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Acute respiratory infection related to air pollution in Bamenda, North West Region of Cameroon

Journal article
Authors Marius Nsoh
Bassong Olga Yvonne Mankollo
Mbondji Ebongue
Kengne Nde Cyprien
Julienne Louise Ngo Likeng
Sheikh Mohammed Shariful Islam
Andrew Collier
Joyce Mahlako Tsoka-Gwegweni
Samuel Nambile Cumber
Published in Pan African Medical Journal
Volume 32
ISSN 1937-8688
Publication year 2019
Published at Institute of Medicine, Department of Public Health and Community Medicine, Health Metrics
Language en
Keywords Acute respiratory; infection; air pollution; Cameroon
Subject categories Environmental medicine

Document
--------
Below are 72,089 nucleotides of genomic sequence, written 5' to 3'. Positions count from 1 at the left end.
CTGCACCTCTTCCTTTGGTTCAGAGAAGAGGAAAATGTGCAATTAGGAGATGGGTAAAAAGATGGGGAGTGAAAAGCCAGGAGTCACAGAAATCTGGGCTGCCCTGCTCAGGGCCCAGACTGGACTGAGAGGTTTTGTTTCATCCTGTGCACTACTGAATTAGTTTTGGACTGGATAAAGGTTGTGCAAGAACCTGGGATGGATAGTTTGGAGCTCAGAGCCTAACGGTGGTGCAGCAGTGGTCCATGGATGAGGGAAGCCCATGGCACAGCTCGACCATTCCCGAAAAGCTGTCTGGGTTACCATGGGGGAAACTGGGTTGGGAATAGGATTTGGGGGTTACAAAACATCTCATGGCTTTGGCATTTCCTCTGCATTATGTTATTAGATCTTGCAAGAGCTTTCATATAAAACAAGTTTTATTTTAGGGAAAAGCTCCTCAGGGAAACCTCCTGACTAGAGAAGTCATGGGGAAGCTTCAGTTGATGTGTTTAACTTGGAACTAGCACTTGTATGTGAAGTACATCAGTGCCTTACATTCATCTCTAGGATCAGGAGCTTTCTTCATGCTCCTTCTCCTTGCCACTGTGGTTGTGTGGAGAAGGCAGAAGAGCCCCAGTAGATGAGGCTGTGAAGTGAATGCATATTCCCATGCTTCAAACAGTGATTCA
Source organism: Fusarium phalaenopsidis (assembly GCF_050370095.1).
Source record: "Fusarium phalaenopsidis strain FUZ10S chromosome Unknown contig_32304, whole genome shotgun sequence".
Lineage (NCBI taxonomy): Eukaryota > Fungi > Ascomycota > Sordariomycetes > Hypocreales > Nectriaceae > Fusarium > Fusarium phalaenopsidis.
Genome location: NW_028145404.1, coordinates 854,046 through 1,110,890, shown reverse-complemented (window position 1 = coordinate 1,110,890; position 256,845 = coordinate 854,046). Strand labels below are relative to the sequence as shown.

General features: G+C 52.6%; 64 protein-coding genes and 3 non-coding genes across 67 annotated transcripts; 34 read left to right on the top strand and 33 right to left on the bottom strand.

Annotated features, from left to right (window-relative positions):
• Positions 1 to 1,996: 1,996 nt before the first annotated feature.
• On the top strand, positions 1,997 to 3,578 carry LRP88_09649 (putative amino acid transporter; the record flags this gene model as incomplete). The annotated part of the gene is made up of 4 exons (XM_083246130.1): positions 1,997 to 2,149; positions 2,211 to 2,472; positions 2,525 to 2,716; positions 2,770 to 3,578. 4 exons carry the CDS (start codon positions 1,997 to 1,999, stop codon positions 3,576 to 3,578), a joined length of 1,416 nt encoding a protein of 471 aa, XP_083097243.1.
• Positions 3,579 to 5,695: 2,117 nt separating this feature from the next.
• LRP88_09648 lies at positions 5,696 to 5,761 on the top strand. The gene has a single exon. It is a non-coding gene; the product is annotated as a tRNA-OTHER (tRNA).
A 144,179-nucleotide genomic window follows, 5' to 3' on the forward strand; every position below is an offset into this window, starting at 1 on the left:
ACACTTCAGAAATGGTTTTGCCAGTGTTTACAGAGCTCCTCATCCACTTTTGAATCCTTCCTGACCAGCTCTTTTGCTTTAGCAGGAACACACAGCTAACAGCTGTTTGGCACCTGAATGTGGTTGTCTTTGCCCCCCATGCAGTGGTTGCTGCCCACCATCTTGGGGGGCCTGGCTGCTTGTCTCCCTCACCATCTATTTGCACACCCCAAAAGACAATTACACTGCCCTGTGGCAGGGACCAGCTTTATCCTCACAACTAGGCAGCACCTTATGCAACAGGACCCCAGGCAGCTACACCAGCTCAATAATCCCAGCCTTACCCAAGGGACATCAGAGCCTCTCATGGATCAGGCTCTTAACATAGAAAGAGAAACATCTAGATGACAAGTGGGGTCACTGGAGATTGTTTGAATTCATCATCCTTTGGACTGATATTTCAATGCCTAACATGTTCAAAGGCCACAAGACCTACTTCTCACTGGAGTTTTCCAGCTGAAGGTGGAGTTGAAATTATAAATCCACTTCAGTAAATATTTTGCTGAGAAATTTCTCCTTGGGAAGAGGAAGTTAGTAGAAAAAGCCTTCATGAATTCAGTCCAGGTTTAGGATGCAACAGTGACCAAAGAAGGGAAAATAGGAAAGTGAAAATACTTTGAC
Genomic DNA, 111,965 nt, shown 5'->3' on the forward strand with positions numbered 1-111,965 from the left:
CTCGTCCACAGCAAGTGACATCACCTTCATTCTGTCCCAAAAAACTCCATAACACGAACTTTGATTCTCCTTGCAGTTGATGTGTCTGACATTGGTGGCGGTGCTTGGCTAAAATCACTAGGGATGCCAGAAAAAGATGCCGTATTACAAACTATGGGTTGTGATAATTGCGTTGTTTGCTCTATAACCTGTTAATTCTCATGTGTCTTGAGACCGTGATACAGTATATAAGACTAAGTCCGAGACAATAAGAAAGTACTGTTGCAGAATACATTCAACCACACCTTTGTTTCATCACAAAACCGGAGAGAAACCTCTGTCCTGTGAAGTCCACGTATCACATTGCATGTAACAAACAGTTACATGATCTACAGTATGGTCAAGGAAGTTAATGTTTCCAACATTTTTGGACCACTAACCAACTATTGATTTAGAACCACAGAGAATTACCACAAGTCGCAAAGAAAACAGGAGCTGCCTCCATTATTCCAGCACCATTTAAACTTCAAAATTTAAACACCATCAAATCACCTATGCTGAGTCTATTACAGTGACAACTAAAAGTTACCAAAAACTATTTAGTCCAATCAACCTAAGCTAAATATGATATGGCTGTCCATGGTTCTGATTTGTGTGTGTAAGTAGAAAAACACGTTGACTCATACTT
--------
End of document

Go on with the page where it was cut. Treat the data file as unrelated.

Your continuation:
Introduction: air pollution is a global health problem. It's responsible for over 4 million deaths each year and constitutes a risk factor for acute respiratory infections (ARI). The aims of this study was to assess knowledge about air pollution, and to determine environmental risk factors associated with ARIs occurence in the city of Bamenda, Cameroon. Methods: we conducted a cross sectional study and performed a rectrospective analysis of ARI consultation within the period March 2016 to July 2016 in the Bamenda Health District. We interviewd 201 patients and recorded 1849 cases from hospital registers of patients diagnosed ARI from January 2013 to April 2016. Epi-info 7.2 was used for data entry and analysis. Logistic regression analysis was conducted to determine the importance of the different environmental risk factors. Results: over 70% of the participants used at least a form of solid fuel for cooking. The Odds of developing an ARI was 3.62 greater among those exposed to indoor cooking compared to the unexposed (OR 3.62, CI 1.45-4.90). Participants exposed to open fire burning were 1.91 times more like to develop ARI compared to unexposed (OR: 1.91, CI 1.03-3.55: p : 0.03). Particulate Matter (PM 2.5) levels was 13.2 times higher than the World Health Organization (WHO) recommended levels. Dry and dusty weathers increased the risk of ARIs (OR 3.24; CI 1.47-7.13). The prevalence of ARIs in the Bamenda Health District was 6% of all consultations. Conclusion: using solid fuels in poorly ventilated homes increase the total air particle suspension indoor. Inhalling this poor air irritates the repiratory tract, eyes while longterm exposure increases the odds of cancers. Ventilating homes with indoor cooking space reduces exposure while using clean fuels like electricity reduces the odds of ARI associated with pollution.

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